Myanmar: A Long Way to Walk

By Tala Dowlatshahi

Aung San Suu Kyi's victory in the last election has indeed indicated a rapid shift in Myanmar's leadership. President Thein Sein's new policy toward democratic reform may be a fresh beginning. But women like Zoya Phan are not so optimistic. She believes the global community must stay vigilant even in the face of the government's recent actions.

"For many decades," she said, "my people have been under attack by the government. We had to run for our lives."

The UN Secretary General's recent trip to the region and his meeting with President Sein helped ease widespread global suspicion among Western nations who initially refused to ease sanctions. Yet recent reports by human rights groups suggest that Sein and his military remain hostile to ethnic minority groups including those in Zoya's community.

I met Phan, a slight woman, in Geneva a few weeks ago when she was in town to discuss the decades long human rights abuses committed by the military junta. Phan was born in Manerplaw in 1980. The region served as the headquarters for the Karen National Union (KNU) a multi-religious ethnic minority active in opposing the military regime. Phan, who is a member of the Karen, fled her country for Thailand in her early teens. Her family lived in refugee camps, which she says were very much like prison because they were not allowed to leave. Her family subsisted on very little food and basic supplies.

After spending over ten years as a refugee in Thailand, Phan sought political asylum in the United Kingdom in 2007. In 2009, she became a TED Fellow and in 2010, she was honored as a Young Global Leader by the World Economic Forum.

The author of "Little Daughter," an exile dissident story of a family torn apart by political unrest, Zoya recognizes there has been positive change recently in Myanmar, but she believes it is just the beginning of "a long, long, long way to walk". "The government in Burma," she elaborated, "is very much worried about their international image. Although the government has released some political prisoners, they are only interested in international legitimacy and in removing the economic sanctions and do not care about democracy and human rights."

Phan says the government is still committed to censoring its people. Burma ranked 169 out of 179 countries in Reporters Without Borders' press freedom index. And the non-governmental group, Assistance Association for Political Prisoners (AAPP) reports some 1000 cases of verified and unverified political prisoners being held by the government for opposing the rule of law by the military. In recent weeks, hundreds have been released but many are jailed with no due legal process.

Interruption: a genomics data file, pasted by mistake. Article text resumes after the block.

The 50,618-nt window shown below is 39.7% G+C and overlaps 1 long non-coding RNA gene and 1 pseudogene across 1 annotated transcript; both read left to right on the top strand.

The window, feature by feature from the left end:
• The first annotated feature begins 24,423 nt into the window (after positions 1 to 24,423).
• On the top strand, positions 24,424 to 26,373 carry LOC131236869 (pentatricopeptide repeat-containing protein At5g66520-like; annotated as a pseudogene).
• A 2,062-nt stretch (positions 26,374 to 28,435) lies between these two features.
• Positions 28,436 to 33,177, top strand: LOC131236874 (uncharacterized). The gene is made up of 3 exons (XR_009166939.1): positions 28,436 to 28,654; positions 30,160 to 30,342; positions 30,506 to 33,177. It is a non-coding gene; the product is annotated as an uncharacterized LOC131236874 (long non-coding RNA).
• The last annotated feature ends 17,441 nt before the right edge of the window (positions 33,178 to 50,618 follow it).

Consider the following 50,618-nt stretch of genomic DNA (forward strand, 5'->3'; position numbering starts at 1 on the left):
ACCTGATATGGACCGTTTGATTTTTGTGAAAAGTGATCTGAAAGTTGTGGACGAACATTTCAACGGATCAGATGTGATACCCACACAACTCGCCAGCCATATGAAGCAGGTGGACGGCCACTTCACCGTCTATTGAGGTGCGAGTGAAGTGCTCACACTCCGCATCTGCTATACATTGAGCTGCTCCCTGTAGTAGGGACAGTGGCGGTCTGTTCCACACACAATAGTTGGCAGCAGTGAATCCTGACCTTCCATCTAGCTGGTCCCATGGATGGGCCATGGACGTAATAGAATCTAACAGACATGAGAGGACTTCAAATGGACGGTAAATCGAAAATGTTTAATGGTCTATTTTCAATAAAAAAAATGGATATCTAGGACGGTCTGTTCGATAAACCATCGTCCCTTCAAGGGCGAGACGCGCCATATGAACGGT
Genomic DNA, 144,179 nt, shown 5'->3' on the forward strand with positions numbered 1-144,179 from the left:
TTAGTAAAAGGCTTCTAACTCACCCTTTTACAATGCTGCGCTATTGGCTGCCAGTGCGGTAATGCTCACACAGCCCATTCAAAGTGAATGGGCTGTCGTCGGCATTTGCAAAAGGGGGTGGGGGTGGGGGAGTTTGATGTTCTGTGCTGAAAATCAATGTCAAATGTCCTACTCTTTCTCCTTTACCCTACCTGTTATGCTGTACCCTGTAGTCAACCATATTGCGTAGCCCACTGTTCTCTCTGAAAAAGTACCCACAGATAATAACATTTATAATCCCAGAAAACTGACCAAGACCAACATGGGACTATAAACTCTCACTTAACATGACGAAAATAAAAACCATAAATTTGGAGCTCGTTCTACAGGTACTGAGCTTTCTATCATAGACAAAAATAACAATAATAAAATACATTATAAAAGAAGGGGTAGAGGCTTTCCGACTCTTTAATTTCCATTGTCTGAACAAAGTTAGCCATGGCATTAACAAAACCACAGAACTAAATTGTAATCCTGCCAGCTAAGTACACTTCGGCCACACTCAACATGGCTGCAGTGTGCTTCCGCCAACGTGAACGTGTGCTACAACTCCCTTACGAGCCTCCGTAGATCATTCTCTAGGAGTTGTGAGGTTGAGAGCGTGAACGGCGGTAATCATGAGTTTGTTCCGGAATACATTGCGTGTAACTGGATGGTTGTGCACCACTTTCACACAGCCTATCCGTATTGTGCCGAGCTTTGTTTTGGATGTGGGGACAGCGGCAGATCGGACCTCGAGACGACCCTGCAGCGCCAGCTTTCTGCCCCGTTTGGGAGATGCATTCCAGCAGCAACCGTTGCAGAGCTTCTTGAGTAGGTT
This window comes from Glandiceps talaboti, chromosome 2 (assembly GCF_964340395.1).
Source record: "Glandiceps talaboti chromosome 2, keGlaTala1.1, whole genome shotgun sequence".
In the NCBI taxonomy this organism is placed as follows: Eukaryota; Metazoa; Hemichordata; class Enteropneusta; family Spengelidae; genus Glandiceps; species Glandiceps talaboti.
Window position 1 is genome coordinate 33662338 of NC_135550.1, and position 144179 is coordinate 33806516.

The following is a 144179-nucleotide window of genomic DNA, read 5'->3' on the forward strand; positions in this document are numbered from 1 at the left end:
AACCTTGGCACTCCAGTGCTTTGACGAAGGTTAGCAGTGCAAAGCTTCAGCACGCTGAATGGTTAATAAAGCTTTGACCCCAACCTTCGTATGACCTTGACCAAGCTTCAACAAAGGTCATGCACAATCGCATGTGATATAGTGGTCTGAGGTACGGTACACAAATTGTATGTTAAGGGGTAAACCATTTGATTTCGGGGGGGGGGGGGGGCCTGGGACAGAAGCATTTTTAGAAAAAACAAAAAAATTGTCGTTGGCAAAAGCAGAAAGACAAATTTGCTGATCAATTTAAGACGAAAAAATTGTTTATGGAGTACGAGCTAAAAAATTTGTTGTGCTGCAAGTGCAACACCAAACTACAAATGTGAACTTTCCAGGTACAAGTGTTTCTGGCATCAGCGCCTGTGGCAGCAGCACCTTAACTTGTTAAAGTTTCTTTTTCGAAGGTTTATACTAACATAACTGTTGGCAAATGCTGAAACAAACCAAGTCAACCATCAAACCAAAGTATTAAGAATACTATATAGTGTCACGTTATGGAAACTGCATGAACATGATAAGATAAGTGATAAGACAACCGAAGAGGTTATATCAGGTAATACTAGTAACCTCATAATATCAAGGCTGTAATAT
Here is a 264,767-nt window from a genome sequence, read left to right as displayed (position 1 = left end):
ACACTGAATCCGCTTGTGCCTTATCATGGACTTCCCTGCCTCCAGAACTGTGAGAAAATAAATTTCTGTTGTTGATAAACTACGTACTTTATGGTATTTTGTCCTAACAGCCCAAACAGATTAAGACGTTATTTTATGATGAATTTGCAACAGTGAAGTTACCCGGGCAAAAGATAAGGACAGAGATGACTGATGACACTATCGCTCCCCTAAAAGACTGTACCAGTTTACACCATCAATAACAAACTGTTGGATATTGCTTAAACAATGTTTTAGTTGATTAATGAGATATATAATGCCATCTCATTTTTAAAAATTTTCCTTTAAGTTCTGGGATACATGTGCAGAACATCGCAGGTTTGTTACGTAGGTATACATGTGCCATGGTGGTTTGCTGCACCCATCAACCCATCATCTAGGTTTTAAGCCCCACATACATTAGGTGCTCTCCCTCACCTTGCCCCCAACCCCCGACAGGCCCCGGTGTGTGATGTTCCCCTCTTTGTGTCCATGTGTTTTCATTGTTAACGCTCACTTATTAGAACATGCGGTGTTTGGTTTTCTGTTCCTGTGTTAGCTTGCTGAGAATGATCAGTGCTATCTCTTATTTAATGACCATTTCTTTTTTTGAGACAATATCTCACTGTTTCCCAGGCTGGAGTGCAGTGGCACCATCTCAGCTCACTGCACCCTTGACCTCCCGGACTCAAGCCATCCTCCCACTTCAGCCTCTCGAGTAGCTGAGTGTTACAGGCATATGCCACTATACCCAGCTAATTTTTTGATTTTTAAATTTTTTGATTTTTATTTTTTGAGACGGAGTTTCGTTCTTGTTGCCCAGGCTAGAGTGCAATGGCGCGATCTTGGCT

Moreover the country's failure to adopt new technologies have hindered the spread of information. "Out of a population of 55 million people, only 300,000 have access to electricity, and from those, very few use the Internet" Phan said.

"People don't have computers, mobile phones are very expensive, and if they do need the Internet they go to the cafes which are very monitored by government spies."

Once a skeptic of the electoral process, Phan's is somewhat hopeful for change now that Aung San Suu Kyi has become a newly elected member of the government. But she stressed that political negotiations must continue even after the sanctions are lifted.

"If there is only a ceasefire and without political solutions, it is like pressing a pause button and not a stop button. It only tackles the symptoms of the problems, not the root causes of the problems."

Phan says she will remain active in the fight for minority rights in her country even if she is not welcome inside. She works daily to promote political awareness at the Burma Campaign in the UK and is a founding member of the Phan Foundation, a group dedicated to education and the alleviation of poverty. She believes the only way to unify Myanmar is through both political and economic reform.

Although the government of Myanmar has given the world a glimpse of their openness to democracy, Phan hopes that their desire to save face within the international community will lead to substantive and not merely cosmetic reform.